A whole range of muscles support the SI joint, so SI joint pain exercises like aerobics will help to improve circulation and deliver oxygen and nutrients throughout the body. This will promote the healing process in injured or weakened sacroiliac joints. It is a good idea to pair rehabilitative exercise with other therapies and pain management methods for optimal relief.
Have you heard of acupuncture therapy? It can be very useful because it increases and improves the blood flow to the area.
If you don’t experience any improvement from the sacroiliac joint stretches and exercises, a trained chiropractor or physical therapist could be considered. If this does not help either, then x-rays will be taken. A fluoroscopic-guided injection may be administered into the SI joint to provide temporary pain relief.
Excellent Physical Exercises For SI Joint Pain
If you have unfortunate sacroiliac joint pain, at least the good news is that you can start doing something about it.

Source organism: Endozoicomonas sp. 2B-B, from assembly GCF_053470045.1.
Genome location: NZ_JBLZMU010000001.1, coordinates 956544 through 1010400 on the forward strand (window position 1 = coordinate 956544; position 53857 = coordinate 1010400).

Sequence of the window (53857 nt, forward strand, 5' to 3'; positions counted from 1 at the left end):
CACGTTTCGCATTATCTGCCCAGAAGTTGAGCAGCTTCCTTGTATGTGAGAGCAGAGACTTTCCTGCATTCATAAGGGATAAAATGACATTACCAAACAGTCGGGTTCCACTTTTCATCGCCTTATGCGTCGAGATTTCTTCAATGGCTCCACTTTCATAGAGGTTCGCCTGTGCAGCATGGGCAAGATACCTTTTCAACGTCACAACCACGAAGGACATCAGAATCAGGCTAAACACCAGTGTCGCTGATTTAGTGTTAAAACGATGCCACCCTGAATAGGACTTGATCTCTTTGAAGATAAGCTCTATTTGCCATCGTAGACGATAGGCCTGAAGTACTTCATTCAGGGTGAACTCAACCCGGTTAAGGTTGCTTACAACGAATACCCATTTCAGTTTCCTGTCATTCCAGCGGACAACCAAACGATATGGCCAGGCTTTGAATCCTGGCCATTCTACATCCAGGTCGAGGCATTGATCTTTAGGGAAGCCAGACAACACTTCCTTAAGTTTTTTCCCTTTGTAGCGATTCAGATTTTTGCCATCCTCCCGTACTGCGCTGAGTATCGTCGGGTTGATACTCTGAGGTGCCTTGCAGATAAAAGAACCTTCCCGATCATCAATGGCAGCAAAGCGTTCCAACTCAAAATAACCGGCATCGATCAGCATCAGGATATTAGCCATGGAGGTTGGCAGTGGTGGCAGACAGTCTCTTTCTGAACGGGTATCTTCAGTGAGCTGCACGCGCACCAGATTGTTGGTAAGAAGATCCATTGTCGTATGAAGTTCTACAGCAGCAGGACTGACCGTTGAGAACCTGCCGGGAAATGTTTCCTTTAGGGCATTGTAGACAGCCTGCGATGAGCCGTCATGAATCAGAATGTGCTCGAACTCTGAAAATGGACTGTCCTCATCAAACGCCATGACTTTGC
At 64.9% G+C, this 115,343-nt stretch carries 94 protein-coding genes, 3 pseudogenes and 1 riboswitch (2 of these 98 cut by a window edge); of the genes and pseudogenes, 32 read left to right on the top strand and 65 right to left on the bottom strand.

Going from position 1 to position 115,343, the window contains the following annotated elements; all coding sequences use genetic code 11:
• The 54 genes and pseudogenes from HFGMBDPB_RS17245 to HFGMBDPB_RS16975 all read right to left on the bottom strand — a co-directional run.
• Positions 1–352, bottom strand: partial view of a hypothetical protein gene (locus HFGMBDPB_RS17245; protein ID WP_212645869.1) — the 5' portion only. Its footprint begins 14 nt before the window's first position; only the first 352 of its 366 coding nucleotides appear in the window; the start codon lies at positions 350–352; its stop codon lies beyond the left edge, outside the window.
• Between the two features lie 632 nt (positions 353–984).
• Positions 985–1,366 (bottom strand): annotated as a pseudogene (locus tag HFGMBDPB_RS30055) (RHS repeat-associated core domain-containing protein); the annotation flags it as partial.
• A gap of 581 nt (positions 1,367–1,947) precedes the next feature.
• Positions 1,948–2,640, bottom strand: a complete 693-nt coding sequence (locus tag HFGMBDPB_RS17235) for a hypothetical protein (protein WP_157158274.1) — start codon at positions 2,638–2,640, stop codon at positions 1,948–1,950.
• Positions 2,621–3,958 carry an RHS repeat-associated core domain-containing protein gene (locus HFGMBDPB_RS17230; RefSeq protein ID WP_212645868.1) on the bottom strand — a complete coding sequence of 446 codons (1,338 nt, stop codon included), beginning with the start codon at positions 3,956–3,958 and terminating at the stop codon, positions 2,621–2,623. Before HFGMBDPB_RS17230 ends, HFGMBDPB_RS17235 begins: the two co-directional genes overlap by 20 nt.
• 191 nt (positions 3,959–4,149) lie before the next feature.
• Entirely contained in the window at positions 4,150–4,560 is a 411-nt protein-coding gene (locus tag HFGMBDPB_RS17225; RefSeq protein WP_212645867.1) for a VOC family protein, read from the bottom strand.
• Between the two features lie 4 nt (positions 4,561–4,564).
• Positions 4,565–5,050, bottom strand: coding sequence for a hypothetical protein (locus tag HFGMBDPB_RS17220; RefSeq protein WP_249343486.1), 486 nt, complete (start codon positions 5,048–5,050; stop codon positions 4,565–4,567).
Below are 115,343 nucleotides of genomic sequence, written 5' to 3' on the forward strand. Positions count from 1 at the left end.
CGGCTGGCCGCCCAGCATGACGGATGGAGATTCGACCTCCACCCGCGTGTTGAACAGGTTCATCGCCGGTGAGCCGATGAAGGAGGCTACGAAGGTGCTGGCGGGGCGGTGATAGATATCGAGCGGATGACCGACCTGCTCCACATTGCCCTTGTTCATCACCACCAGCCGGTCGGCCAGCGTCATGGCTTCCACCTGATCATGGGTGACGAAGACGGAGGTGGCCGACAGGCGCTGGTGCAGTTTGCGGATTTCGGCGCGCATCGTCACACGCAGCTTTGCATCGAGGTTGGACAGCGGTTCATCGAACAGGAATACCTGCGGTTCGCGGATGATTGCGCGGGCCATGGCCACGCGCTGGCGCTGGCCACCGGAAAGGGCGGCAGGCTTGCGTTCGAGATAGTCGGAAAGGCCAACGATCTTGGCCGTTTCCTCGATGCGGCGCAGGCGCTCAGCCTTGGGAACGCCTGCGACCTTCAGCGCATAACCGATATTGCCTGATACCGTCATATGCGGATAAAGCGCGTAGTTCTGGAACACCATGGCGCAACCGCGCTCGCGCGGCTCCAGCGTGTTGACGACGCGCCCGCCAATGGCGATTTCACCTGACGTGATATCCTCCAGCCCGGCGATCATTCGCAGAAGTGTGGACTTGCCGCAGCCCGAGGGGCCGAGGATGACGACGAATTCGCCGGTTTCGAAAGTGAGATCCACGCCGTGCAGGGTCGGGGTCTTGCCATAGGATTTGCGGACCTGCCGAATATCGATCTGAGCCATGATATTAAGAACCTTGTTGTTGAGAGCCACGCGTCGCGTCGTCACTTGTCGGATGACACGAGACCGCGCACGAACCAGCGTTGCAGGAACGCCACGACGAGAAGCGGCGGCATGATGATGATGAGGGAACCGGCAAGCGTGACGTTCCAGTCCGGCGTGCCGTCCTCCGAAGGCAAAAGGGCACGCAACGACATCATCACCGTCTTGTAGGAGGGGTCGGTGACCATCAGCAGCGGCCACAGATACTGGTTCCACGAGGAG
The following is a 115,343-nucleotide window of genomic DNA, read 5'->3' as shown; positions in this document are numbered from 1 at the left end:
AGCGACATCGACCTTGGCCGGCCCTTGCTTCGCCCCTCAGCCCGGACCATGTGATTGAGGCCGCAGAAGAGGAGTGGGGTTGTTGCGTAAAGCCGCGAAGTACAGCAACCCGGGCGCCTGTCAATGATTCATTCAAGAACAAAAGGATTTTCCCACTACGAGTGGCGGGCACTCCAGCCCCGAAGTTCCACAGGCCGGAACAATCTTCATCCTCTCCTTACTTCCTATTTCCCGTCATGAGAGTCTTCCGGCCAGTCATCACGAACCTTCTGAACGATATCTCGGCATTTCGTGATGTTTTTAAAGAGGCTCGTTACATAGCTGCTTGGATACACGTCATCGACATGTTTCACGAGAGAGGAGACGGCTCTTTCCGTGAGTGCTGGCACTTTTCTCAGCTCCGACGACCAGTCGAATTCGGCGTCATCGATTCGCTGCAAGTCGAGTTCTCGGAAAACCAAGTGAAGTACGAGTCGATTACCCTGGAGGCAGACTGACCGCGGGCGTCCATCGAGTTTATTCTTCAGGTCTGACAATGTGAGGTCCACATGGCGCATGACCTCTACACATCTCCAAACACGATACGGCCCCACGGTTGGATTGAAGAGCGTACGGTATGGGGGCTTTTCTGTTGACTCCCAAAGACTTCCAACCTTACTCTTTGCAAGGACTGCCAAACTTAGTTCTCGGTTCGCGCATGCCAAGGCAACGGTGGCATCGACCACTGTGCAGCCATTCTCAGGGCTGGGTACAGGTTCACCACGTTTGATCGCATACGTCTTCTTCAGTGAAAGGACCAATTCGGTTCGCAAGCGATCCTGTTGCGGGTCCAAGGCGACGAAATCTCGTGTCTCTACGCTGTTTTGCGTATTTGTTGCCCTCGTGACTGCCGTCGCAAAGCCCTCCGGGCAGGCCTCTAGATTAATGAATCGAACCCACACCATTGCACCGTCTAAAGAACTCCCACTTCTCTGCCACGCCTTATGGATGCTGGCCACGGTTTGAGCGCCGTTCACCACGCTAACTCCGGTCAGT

Some excellent SI joint pain exercises will be able to alleviate the pain and discomfort. Try some of the one below to give you relief. Just one word of caution – if the exercises make the pain worse, don’t carry on with the exercises. Rather go and see your doctor and he will take it from there.
1. Hamstring stretches
Hamstring stretches activity could be one of the most effective sacroiliac joint stretches. Go down on the floor and lie on your back. For this exercise, see that you are near a doorway. Extend the leg of the side that is not sore through the doorway. Lift the other leg, the one with the pain, and place it against the wall next to the doorframe – keep it as straight as possible. Feel for a stretching feel to the back of your thigh. Hold this position for about 15-30 seconds, and repeat three times.
2. Quad stretches
Another of the most popular sacroiliac joint stretches is Quad stretches. Stand near a wall, approximately an arm’s length away. Your injured side should be away from the wall. With your face forward and keeping yourself steady, place one hand against the wall. With your other hand, grab your injured-side ankle. Pull the heel towards the rear end. Keep your knees together, being careful not to arch or twist your back, grabbing the ankle on your injured side, and pulling your heel toward your buttocks. Hold this move for 15-30 seconds.
3. One knee to chest stretches